Despite the many, many projects I've got under way right now, I got it in my head that it was time to start a quilt for my toddler son. So, without really thinking, I told him right then that I was going to make him a quilt. Well, in the world of toddlers, making a quilt is as easy as saying "turn on the sewing machine." In other words, he pretty much expected it to be done that day. Of course, it didn't happen that way. But, I did get a pretty good start on it, which is to say that I decided on the overall design and picked out a few fabrics.
Ever since I read through the book Quilt Improv by Lucie Summers, I've wanted to make a porthole quilt. In essence, the technique uses two layers of fabric that are sewn together with a circle in the size you want. The inside is then cut out, leaving a quarter inch seam allowance that is clipped to allow the fabric to stretch, then the lining layer is pushed through the hole to the back. Once ironed, you should have a perfect circle that you can look through. This porthole acts as a window for whatever fun fabric you want to applique behind it. You can continue this process indefinitely to create layered portholes. You can see the end result above.
The idea forming in my head is that I will have a whole cloth quilt top (a top made from a single piece of fabric) that will have portholes in it and these blocks will be stitched behind. At the end, my blocks will have thicknesses ranging from three layers (for those with only a single porthole through the quilt top) to potentially seven layers depending on how much I trim from the layers beneath. All this is to say that I may have to make the quilting fairly simple to avoid breaking needles from all the layers, even to the point of avoiding quilting over any of the porthole seams.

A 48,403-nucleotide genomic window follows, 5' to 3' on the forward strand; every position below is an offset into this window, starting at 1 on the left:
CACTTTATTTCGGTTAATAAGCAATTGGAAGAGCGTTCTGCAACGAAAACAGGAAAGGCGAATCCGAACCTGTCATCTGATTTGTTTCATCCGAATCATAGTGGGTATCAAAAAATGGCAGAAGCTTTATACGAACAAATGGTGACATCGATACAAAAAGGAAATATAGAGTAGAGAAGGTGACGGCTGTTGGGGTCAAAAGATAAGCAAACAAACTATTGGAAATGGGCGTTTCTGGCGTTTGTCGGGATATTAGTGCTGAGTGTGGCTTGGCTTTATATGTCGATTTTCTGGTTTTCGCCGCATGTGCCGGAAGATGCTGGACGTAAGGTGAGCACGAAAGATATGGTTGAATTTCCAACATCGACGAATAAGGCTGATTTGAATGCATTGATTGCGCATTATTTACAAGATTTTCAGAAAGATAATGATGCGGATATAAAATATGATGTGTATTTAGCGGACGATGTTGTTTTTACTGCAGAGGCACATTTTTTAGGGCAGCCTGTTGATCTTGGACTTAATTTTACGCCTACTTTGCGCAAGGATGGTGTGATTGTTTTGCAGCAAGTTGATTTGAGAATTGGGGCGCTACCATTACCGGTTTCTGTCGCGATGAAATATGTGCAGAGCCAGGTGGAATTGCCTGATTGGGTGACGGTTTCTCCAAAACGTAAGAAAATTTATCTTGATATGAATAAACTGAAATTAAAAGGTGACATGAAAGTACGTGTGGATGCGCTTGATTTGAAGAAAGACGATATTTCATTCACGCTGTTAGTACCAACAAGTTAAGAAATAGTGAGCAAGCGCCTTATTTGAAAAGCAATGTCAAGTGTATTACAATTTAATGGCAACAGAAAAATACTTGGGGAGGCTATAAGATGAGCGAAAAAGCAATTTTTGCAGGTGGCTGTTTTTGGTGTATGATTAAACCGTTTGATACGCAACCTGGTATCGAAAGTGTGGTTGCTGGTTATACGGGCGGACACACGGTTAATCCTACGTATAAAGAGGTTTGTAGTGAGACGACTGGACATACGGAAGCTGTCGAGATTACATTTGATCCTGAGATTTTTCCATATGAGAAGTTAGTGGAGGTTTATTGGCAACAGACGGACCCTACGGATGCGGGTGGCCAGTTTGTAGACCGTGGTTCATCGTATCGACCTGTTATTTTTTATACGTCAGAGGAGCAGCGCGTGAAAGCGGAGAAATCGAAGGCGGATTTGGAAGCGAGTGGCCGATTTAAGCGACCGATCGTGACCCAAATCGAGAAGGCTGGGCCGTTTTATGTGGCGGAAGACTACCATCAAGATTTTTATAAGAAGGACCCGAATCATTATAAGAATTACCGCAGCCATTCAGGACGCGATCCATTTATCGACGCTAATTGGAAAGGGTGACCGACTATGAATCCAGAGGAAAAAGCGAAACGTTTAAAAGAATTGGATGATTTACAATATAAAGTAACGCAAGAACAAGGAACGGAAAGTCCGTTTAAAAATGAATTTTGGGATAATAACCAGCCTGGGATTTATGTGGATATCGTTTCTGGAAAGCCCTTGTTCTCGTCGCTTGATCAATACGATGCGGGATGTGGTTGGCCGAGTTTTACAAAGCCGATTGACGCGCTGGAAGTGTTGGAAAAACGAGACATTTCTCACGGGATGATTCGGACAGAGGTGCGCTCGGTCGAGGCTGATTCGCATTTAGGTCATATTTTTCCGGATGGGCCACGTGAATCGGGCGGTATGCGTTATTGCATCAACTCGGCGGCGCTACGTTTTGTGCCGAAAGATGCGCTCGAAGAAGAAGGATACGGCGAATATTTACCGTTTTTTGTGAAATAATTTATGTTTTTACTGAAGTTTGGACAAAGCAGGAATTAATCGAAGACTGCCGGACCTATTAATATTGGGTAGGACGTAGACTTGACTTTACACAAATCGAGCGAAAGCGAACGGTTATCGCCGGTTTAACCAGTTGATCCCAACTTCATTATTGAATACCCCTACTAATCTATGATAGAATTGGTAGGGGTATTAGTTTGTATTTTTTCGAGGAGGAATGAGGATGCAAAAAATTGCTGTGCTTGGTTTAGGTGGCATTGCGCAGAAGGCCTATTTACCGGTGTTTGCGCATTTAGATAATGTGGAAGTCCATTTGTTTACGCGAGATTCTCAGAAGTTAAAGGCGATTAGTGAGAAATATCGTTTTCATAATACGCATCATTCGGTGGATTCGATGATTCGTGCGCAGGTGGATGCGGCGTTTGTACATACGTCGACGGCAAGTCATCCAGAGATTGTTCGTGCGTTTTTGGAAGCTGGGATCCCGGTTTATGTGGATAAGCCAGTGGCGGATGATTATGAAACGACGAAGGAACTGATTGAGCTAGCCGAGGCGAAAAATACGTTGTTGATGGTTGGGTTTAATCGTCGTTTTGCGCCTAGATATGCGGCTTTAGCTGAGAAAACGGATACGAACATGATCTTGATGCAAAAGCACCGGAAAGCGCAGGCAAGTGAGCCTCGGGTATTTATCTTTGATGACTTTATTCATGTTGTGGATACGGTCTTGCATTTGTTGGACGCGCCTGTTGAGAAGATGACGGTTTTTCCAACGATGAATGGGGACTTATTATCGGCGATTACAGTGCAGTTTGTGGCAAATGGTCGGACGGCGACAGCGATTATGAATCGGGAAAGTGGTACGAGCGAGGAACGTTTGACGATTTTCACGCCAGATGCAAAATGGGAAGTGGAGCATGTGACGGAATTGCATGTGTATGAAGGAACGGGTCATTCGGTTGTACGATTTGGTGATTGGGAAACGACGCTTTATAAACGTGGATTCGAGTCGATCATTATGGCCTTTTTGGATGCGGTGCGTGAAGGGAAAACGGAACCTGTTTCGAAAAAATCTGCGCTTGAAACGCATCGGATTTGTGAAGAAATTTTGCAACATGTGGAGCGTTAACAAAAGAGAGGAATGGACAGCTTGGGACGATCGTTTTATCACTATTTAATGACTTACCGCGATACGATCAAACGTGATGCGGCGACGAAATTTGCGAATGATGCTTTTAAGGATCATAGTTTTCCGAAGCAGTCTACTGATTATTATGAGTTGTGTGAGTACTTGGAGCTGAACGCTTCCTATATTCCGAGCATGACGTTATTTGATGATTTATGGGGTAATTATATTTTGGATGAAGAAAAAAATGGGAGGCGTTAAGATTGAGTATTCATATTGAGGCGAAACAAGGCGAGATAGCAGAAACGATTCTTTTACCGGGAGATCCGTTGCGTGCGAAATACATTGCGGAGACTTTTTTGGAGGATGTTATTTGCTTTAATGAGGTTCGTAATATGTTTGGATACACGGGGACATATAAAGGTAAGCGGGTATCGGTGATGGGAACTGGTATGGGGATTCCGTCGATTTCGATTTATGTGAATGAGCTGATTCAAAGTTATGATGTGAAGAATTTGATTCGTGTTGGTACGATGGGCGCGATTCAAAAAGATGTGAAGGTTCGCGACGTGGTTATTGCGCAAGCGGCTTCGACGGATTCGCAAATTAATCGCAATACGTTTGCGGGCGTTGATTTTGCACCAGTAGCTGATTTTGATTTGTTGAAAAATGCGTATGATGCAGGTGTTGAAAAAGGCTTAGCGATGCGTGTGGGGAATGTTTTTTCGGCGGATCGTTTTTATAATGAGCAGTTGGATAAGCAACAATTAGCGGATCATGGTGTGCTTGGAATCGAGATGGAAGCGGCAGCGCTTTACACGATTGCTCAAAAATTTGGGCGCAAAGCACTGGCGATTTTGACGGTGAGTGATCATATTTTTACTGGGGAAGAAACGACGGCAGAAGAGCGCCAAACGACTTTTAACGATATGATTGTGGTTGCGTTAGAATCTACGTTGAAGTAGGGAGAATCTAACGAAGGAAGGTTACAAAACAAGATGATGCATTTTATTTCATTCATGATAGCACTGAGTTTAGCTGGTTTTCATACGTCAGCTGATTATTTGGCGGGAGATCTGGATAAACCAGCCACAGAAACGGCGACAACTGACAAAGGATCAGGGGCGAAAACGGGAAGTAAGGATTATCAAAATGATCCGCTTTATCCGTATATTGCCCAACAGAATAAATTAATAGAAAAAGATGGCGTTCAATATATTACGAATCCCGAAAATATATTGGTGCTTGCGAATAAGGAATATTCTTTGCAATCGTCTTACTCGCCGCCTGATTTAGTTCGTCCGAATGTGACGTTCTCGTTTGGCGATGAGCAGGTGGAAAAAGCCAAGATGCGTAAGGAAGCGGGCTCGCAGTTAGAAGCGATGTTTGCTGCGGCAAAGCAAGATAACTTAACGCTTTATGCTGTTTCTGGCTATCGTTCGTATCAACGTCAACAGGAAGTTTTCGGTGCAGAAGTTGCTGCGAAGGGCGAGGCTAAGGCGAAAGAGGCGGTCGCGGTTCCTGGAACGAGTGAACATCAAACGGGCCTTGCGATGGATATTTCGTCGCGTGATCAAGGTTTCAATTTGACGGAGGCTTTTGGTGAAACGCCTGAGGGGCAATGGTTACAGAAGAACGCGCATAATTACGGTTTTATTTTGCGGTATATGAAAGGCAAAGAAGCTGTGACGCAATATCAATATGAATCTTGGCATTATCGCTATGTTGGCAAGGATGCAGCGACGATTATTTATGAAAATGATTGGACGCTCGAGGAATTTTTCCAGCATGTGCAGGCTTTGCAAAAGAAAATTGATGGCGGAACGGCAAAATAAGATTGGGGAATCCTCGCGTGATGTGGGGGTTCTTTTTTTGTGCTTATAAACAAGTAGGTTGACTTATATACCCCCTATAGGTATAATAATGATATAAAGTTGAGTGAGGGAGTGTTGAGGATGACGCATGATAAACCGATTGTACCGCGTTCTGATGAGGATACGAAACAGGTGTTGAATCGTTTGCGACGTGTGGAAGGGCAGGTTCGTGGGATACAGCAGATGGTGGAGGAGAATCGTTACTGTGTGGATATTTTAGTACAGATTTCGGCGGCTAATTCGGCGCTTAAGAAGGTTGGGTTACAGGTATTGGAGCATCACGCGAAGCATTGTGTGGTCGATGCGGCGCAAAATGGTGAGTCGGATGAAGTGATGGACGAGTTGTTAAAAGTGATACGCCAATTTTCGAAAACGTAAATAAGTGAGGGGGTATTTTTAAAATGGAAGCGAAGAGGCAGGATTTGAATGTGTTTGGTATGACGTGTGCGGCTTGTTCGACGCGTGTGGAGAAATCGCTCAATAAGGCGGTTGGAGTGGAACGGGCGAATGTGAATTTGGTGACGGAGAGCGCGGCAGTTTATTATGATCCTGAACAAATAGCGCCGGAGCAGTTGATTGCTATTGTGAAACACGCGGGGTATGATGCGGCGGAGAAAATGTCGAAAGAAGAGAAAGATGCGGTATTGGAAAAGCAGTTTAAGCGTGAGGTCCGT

One of the nice things about my design is that I can make individual porthole blocks without having to finish any other part of the quilt. I don't even have to make the top until all the blocks are done. Plus, the final layout of the blocks is extremely flexible and does not require precise seam matching. I've been working on it for about a week now and I've got a small pile of blocks on my ironing board. My problem now is finding interesting prints to applique behind the portholes. I'm going for a sort of "I spy" theme where each porthole is looking onto an animal or object. I've pretty much worn through my collection of such prints. I'm sure I'll find the perfect ones to add, and hopefully it won't take long, because I'm still riding the momentum of interest in the project. I have a promise to keep, after all.